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Krishna denies comment about political settlement with Taliban

Last updated on: September 25, 2009 10:23 IST

External Affairs Minister SM Krishna has categorically denied that he ever suggested that the Afghanistan government should opt for a political settlement with the Taliban to end the ongoing violence in the country.

Krishna, who is visiting New York for the first time after taking over as the external affairs minister, was speaking to journalists at a reception organised by Hardayal S Puri, India's Permanent Representative to the United Nations.

Earlier, the Indian Mission in New York also issued a denial on the subject. "There is no change in India's policy towards Afghanistan. The minister has been misquoted in his interview with the Wall Street Journal and he did not say that there should be a political settlement with the Taliban," it said.

The Opposition in India had slammed the government over the report and demanded that Prime Minister Manmohan Singh clarify his stance on the Taliban.

"The writer himself agreed that he misquoted the minister. The tapes are clear proof for that," Puri told Rediff-India Abroad.

"Our policy is one of strengthening the government of Afghanistan in achieving its social and developmental objectives. It is for the government to take the initiatives necessary so that all those who abjure violence and extremism and accept Afghanistan's constitution and democratic set-up, join the political process. It is not our position that a political settlement be attempted with those who do not share these aims," the statement said.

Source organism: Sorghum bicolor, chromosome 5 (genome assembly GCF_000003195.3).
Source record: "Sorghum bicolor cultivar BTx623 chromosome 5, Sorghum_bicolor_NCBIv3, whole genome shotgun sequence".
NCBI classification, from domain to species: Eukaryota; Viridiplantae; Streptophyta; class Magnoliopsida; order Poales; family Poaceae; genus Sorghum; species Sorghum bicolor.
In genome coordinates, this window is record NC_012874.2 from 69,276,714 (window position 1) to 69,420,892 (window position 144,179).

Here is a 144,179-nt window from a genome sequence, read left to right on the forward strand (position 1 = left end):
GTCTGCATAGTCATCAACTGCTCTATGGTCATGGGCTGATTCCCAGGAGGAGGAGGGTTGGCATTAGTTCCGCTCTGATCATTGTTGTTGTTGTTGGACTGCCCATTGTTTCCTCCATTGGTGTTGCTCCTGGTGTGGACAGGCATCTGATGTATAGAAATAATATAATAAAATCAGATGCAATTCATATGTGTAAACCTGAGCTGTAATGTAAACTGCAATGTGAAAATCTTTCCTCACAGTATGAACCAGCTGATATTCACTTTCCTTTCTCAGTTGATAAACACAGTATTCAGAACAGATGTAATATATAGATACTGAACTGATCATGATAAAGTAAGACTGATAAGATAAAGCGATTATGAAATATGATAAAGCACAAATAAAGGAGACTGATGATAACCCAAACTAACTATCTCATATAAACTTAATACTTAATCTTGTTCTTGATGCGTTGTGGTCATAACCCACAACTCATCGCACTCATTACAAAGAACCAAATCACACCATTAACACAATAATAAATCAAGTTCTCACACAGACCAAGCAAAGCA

Krishna was very careful with his words when he spoke to journalists at the reception.

Speaking about the reported incursions by China along the Line of Actual Control, Krishna said India's relations with China remained cordial and peaceful and the reports had been exaggerated.

On India's relations with Pakistan, the EAM reiterated that Islamabad has to act against the perpetrators of the terror attack on Mumbai. He evaded a query on India's likely response if Pakistan failed to take any action against the 26/11 terrorists, saying he didn't want to reply to hypothetical questions.

Speaking on the contentious issue of India signing the Nuclear Non-Proliferation Treaty, Krishna said India will not sign the treaty unilaterally. Puri had earlier sent a letter to Susan R Rice, the United State's ambassador to the UN, clarifying India's position.

He also reiterated India's call for permanent inclusion in the Security Council of the UN. "The UN needs to be reorganised according to current realities," Krishna noted.

He chose not to comment on Libyan leader Muammar Ghaddafi's call for an independent nation in Kashmir and his opposition to granting a membership to India in the UNSC.

Video: Paresh Gandhi 

George Joseph in New York